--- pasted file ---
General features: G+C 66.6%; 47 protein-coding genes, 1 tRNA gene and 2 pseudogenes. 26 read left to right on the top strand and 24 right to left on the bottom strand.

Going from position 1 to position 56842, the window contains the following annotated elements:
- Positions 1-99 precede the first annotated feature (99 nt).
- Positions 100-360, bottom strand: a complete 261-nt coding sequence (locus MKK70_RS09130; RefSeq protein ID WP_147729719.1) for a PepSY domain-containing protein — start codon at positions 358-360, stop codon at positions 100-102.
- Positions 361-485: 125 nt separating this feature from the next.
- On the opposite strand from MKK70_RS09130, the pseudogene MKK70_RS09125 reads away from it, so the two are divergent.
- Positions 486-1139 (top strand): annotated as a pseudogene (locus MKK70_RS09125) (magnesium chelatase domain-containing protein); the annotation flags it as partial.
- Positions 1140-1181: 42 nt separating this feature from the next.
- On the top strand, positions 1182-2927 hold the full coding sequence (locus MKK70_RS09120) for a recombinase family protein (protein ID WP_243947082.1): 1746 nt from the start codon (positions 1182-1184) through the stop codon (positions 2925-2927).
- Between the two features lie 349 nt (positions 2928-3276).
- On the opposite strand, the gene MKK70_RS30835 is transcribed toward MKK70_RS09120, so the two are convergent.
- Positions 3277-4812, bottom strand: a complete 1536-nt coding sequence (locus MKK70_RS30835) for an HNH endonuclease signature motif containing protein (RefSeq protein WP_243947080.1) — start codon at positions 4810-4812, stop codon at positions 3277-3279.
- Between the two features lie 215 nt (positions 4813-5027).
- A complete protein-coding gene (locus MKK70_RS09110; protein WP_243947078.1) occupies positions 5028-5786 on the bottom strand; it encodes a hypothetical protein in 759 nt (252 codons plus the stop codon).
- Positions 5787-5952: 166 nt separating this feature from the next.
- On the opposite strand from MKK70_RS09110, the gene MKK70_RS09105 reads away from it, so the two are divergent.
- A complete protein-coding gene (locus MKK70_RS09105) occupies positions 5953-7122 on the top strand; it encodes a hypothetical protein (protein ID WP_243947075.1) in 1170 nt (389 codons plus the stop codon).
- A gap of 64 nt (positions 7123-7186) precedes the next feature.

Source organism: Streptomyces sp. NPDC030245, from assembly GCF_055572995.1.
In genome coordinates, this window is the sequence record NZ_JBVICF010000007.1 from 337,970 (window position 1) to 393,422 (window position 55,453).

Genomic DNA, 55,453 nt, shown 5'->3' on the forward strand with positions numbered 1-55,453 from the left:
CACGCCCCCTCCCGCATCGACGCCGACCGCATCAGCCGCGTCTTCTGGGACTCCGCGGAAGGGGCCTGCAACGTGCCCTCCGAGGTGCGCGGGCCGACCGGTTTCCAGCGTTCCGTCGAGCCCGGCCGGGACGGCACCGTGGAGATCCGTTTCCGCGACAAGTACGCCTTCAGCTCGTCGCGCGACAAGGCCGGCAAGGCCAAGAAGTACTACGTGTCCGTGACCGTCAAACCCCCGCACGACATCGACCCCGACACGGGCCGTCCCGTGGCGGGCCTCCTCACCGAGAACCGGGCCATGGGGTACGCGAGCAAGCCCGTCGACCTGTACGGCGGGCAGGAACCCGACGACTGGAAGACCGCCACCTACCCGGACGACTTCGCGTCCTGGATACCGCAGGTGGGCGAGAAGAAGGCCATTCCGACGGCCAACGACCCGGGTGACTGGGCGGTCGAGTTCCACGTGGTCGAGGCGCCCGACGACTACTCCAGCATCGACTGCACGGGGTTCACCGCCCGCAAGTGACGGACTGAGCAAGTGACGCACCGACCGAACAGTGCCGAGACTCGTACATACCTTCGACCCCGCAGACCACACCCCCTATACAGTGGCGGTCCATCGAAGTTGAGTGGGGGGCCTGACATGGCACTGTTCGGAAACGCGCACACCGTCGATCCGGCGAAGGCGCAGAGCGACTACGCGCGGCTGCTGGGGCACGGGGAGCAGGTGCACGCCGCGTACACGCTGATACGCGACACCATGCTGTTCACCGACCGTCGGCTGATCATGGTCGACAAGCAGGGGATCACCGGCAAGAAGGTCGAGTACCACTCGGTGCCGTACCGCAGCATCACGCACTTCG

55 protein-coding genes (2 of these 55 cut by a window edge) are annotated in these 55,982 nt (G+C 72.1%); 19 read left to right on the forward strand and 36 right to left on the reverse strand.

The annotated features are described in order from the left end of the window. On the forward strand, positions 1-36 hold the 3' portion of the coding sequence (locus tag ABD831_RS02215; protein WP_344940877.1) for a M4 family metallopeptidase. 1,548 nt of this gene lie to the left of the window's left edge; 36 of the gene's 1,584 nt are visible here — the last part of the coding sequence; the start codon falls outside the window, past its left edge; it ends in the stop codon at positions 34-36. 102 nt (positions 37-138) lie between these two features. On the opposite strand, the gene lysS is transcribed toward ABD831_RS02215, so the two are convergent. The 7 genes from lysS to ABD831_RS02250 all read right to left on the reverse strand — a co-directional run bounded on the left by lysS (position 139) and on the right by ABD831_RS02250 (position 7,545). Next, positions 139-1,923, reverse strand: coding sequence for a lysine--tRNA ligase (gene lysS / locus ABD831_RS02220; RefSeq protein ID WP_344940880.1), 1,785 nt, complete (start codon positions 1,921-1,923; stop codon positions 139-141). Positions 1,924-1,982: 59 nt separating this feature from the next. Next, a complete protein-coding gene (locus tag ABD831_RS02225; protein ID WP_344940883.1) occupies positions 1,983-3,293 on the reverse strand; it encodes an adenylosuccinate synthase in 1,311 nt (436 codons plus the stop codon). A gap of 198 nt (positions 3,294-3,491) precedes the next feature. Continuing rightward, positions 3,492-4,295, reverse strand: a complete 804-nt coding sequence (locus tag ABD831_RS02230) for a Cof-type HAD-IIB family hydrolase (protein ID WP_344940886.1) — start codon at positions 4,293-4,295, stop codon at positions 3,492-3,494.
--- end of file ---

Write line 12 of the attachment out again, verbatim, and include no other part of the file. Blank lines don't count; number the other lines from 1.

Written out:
- Positions 3277-4812, bottom strand: a complete 1536-nt coding sequence (locus MKK70_RS30835) for an HNH endonuclease signature motif containing protein (RefSeq protein WP_243947080.1) — start codon at positions 4810-4812, stop codon at positions 3277-3279.